The OECD’s 2021 report on taxing wages. The pandemic has seen the largest decrease in taxes on wages since the global financial crisis. There were record falls across the OECD overall in the tax wedge (the total taxes on labour paid by both employees and employers, minus family benefits, as a percentage of the labour cost to the employer) as the tax wedge for a single worker fell in 29 OECD countries and increased in just seven. The falls were mainly due to changes in tax policy settings (and in particular falls in income taxes) although in some cases falling wages also played a role. In Australia (pdf) the tax wedge for the average single worker increased between 2019 and 2020. That left us with the 29th lowest tax wedge out of 37 OECD countries in 2020, compared to the 30th lowest in 2019.
The WSJ returns to the debate over who faces the largest burden from company tax increases, workers or shareholders?
An Economist Briefing on the alarming possibility of war in the Taiwan Strait.
Harold James compares the collapse of Greensill Capital to the decline and fall of the Medici Bank.
Related, the Odd Lots podcast talks to Bronte Capital’s John Hempton about Greensill, Archegos and market conditions more broadly.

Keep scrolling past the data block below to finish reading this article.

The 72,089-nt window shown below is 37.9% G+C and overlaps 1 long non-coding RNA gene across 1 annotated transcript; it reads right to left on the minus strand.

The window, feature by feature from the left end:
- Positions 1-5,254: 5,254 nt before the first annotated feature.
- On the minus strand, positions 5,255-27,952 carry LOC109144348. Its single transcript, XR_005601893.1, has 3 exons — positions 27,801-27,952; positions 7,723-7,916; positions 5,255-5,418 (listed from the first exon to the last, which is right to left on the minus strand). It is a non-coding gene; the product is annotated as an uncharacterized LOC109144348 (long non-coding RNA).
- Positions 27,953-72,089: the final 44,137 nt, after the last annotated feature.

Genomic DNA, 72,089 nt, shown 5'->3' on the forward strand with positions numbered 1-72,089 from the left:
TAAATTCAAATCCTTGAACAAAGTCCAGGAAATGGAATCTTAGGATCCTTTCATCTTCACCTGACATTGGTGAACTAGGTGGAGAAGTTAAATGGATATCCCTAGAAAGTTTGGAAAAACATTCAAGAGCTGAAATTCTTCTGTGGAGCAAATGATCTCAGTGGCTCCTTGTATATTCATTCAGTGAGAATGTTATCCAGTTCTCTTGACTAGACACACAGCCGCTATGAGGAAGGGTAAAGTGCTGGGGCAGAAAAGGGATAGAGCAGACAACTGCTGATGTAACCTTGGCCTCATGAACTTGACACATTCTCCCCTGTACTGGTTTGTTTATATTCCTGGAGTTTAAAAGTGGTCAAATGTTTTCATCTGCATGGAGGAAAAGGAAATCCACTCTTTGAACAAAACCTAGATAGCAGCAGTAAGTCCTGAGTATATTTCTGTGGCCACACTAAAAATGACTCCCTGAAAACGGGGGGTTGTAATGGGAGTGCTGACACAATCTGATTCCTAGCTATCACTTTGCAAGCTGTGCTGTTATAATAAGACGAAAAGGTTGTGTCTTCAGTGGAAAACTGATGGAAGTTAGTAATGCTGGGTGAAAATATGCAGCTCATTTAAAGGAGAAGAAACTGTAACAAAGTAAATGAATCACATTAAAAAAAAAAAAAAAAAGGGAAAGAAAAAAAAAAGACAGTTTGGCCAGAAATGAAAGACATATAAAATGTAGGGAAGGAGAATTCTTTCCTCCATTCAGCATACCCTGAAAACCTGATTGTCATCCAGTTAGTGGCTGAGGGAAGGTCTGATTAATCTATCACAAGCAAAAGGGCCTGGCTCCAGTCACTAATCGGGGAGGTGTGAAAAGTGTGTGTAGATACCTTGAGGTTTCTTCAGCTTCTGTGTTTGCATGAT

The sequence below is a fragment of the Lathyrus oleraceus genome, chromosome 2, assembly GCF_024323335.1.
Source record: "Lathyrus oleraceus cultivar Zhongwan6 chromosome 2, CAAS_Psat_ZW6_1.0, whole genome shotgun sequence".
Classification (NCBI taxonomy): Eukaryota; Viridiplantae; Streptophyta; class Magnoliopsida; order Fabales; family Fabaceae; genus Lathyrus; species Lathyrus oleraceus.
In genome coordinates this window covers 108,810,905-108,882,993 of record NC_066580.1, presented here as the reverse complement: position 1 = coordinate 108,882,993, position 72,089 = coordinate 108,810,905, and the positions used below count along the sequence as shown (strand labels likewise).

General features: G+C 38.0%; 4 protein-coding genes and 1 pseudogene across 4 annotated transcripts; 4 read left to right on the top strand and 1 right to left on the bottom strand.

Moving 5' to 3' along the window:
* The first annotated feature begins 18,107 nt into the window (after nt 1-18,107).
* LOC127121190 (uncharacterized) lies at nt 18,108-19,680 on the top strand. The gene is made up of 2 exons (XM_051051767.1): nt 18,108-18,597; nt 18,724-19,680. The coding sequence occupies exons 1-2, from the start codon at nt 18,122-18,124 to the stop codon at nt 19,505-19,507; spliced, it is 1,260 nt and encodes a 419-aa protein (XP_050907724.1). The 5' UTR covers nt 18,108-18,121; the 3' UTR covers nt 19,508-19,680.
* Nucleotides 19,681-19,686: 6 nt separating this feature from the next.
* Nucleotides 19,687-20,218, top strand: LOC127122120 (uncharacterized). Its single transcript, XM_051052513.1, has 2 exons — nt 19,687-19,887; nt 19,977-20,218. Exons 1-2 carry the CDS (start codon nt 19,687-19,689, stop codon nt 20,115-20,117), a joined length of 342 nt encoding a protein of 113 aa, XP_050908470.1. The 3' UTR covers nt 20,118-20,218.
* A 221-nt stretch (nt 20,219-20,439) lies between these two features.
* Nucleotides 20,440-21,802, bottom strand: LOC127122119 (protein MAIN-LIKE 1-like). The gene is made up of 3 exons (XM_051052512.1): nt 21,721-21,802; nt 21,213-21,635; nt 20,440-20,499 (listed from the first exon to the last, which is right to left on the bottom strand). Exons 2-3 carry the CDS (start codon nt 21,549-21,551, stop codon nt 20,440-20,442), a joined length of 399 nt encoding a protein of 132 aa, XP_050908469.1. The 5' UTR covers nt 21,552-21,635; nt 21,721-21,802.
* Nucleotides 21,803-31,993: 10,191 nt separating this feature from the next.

Tyler Cowen reckons that markets should take UFOs seriously. Good for defence stocks and the US dollar?
Deutsche Bank economists on WFH and the productivity paradox. Found via this FT Alphaville post on Is WFH bad for productivity?
Related, Bloomberg Businessweek on the possibility of a pandemic-assisted productivity acceleration.
I’m pretty late to this one (the essay is from January), but I was only pointed to it recently: David Wallace-Wells on After Alarmism.
Finally, and also related, one of the books on my reading list last summer was Kim Stanley Robinson’s The Ministry for the Future. The Crooked Timber blog is hosting a seminar on the novel, pulling together views from economists, political scientists and others. And from the comments to that post, an interesting review from another genre writer I like, Adam Roberts.